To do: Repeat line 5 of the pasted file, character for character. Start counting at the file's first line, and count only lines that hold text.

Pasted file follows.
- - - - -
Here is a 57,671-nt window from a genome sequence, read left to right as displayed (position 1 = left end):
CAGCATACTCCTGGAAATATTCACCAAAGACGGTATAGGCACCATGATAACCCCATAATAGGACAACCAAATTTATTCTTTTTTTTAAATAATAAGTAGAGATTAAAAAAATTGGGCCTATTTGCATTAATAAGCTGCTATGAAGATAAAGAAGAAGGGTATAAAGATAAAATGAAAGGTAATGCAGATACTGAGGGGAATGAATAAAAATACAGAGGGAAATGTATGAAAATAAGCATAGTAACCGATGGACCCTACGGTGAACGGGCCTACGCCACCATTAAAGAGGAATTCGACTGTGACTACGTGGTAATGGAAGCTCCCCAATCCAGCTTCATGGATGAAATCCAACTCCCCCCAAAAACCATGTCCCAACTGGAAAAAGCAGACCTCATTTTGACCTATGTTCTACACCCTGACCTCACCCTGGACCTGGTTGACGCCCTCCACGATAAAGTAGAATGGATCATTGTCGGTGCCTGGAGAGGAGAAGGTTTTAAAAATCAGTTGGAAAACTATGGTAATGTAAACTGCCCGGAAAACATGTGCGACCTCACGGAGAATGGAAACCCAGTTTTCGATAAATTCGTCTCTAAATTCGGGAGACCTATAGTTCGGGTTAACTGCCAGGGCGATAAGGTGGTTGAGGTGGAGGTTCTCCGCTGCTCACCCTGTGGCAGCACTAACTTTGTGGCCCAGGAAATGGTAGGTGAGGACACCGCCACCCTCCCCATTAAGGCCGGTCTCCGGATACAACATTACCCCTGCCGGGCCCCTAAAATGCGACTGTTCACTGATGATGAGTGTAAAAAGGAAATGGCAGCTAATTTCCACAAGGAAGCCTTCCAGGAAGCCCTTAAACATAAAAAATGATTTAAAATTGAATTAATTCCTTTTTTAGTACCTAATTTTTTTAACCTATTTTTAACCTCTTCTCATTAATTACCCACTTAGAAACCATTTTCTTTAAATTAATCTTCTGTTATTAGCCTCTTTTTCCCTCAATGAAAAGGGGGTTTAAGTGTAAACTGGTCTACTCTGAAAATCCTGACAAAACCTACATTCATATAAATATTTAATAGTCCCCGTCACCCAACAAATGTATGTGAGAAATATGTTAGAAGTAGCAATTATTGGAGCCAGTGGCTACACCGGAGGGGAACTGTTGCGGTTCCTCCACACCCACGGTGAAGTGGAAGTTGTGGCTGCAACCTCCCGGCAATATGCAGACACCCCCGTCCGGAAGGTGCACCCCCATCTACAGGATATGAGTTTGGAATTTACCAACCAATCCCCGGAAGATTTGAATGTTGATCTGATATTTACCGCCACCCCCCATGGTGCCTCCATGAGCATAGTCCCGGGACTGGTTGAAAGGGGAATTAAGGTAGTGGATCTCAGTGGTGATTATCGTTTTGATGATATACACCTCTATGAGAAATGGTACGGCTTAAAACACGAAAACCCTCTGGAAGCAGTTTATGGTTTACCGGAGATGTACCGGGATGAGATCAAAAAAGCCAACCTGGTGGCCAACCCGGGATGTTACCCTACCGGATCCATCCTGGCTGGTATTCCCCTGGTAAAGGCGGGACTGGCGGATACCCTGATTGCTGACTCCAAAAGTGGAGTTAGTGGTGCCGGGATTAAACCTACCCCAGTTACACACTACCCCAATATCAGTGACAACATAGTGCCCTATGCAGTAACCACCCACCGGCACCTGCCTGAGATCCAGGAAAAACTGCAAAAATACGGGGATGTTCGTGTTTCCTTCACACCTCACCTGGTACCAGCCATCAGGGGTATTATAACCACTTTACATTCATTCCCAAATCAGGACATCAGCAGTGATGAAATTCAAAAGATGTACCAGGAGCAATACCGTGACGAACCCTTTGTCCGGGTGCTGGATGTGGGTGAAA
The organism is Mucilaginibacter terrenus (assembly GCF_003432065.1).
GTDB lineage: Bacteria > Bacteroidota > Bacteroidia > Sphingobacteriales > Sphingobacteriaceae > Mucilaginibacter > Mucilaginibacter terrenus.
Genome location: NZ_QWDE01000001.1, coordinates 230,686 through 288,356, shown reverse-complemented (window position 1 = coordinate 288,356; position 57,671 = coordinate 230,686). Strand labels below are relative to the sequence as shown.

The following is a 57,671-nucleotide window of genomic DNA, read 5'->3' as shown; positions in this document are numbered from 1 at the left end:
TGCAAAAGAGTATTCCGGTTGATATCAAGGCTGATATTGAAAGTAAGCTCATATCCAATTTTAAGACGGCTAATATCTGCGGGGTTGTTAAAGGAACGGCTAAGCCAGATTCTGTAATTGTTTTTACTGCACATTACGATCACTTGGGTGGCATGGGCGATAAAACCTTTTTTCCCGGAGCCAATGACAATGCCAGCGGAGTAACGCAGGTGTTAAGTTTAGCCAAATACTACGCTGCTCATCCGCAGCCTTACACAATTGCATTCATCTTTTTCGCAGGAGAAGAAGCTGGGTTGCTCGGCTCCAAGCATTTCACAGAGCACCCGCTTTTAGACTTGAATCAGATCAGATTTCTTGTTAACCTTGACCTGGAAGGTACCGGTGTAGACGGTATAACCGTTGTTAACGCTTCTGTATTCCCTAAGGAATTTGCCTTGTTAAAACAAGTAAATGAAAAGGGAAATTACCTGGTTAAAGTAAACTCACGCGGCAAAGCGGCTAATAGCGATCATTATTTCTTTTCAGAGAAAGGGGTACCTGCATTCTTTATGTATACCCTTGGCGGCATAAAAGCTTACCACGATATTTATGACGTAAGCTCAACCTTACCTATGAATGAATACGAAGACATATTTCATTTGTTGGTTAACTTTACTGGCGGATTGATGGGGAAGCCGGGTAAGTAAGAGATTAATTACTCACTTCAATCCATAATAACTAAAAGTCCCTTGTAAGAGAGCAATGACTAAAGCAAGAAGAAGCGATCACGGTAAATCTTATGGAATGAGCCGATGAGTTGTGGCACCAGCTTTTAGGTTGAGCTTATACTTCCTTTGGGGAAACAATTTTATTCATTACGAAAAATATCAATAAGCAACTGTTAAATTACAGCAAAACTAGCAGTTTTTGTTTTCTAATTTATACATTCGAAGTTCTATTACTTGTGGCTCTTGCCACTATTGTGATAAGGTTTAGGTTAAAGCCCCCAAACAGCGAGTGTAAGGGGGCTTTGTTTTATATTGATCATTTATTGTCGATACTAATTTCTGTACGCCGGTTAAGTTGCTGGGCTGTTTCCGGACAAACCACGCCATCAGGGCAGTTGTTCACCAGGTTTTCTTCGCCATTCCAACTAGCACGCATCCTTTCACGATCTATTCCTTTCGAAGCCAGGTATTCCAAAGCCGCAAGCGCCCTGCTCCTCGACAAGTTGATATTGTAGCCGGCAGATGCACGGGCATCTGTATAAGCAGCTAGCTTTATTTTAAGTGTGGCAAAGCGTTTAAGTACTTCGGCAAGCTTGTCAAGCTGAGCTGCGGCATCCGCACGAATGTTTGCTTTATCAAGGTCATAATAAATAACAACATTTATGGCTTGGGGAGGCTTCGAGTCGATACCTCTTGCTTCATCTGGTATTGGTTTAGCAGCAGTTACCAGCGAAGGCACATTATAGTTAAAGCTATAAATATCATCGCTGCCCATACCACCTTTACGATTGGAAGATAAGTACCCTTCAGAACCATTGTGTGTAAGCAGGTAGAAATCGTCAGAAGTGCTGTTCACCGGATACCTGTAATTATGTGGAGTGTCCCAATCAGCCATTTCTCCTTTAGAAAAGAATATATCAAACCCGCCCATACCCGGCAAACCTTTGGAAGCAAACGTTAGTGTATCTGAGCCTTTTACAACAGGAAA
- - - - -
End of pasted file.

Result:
Genome location: NZ_QWDE01000001.1, coordinates 230,686 through 288,356, shown reverse-complemented (window position 1 = coordinate 288,356; position 57,671 = coordinate 230,686). Strand labels below are relative to the sequence as shown.